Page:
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Brain Res. 2000 May 12;864(2):205-12.

Regional cerebral blood flow responses to variable frequency whisker stimulation: an autoradiographic analysis.

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1
Department of Physiology, Medical College of Wisconsin, 8701 Watertown Plank Rd., Milwaukee, WI, USA.

Abstract

Activation of the rat primary somatosensory barrel field (S1BF) is a commonly used model to study the mechanisms of evoked coupled cortical blood flow changes. However, the relationship between these blood flow changes and variable whisker movement has not been completely characterized. We have previously shown that in urethane anesthetized rats, the magnitude of laser-Doppler measured cortical blood flow changes increase linearly with the frequency of full pad whisker movement over the physiological range of 1.5 to 10.5 s. To further test the hypothesis that local cortical blood flow increases with frequency of whisker movement and underlying neuronal activity, regional cerebral blood flow (rCBF) was determined autoradiographically in seven urethane anesthetized SD rats. Selected rows of whiskers (rows C, D, E) were stimulated at 3 s on the right side of the rat's face and simultaneously at 10 s on the left side for 2 min prior to radioactive tracer administration. Subregions of somatosensory cortex were identified with the aid of thionin and cytochrome oxidase stained sections. Mean rCBF (ml/100 g/min) for S1BF were: S1BF [0 s] left cortex, 146+/-13; S1BF [0 s] right cortex, 158+/-15; S1BF[3 s], 160+/-13; S1BF [10 s] 178+/-14. In both stimulated and nonstimulated regions, the profile of blood flow increased across cortex laminae, peaking in layer IV and decreasing through deeper layers. Maximal blood flow increases elicited by whisker movement occurred in cortical layers I-IV. These data support the hypothesis that whisker movement elicited rCBF changes are input frequency dependent and are most pronounced in cortical layers I though IV. These data provide a strong framework in which to study the mechanisms of neuronal activity-blood flow coupling.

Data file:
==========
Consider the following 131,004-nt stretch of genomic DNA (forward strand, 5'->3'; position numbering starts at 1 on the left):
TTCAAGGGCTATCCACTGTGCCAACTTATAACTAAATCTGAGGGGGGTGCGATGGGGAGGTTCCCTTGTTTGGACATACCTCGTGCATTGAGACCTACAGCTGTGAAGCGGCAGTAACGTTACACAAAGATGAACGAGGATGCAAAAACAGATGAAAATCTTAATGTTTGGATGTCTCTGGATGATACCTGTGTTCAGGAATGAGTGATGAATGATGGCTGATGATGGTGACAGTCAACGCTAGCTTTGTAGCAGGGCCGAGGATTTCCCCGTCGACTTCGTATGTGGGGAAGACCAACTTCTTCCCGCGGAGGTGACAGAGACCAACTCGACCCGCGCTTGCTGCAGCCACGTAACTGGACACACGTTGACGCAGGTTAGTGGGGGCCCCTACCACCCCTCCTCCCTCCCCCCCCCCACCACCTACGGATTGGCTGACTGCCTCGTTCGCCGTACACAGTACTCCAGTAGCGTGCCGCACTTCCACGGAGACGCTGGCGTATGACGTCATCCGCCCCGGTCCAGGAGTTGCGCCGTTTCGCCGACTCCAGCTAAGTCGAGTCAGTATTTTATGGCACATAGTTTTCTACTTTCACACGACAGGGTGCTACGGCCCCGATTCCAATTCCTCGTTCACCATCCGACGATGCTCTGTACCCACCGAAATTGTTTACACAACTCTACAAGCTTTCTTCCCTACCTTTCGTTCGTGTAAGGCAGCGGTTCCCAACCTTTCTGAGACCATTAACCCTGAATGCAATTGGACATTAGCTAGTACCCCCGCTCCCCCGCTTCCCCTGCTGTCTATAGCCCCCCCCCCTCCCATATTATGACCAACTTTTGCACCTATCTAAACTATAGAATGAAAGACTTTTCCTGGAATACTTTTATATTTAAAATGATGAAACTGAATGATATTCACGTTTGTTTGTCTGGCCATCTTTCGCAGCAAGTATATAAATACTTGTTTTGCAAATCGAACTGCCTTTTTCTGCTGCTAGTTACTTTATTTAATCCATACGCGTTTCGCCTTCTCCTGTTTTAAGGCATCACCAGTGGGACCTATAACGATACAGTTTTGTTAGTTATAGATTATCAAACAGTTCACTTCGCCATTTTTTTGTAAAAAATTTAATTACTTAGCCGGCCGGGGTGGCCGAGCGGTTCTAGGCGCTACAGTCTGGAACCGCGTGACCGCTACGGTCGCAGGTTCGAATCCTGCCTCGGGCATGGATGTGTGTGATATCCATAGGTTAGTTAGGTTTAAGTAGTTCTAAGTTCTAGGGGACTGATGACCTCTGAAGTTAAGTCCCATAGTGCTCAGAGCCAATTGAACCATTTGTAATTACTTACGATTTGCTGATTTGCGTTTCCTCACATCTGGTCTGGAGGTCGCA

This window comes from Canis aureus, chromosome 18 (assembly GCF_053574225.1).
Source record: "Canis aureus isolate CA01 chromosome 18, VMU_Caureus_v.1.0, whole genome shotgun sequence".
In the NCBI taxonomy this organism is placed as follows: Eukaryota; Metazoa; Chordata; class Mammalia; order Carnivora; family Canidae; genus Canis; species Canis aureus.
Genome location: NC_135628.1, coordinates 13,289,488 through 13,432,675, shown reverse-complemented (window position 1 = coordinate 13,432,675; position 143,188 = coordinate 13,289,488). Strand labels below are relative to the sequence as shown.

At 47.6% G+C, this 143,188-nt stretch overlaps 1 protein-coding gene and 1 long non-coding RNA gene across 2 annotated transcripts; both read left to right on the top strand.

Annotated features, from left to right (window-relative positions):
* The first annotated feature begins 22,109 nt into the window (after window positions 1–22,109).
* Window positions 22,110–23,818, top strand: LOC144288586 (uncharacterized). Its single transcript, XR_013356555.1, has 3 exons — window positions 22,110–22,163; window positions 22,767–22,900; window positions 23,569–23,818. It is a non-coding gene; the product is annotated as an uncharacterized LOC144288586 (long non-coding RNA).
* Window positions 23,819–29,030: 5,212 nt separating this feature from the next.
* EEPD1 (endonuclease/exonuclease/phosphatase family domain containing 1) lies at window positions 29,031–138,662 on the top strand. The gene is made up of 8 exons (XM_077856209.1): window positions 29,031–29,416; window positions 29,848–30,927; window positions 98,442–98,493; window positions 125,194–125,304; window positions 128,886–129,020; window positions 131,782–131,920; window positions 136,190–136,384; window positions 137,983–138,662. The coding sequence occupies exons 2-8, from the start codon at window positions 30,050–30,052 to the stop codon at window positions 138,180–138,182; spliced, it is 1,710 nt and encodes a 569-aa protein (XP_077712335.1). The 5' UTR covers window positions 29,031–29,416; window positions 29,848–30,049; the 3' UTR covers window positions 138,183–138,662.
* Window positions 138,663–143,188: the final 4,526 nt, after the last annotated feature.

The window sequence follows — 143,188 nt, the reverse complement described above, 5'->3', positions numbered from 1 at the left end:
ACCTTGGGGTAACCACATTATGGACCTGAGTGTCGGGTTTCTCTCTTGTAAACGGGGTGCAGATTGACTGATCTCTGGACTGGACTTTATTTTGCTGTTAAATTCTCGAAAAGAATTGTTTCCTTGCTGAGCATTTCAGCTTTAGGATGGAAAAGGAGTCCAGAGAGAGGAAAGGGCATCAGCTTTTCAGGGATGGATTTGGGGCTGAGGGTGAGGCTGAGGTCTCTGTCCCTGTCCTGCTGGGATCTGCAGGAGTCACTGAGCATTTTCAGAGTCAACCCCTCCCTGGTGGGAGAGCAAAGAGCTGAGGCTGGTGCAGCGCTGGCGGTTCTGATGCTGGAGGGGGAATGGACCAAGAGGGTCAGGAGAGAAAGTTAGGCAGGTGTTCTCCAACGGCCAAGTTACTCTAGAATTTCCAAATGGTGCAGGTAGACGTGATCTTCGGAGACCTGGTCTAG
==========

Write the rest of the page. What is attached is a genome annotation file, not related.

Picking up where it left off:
PMID:
10802027
[Indexed for MEDLINE]

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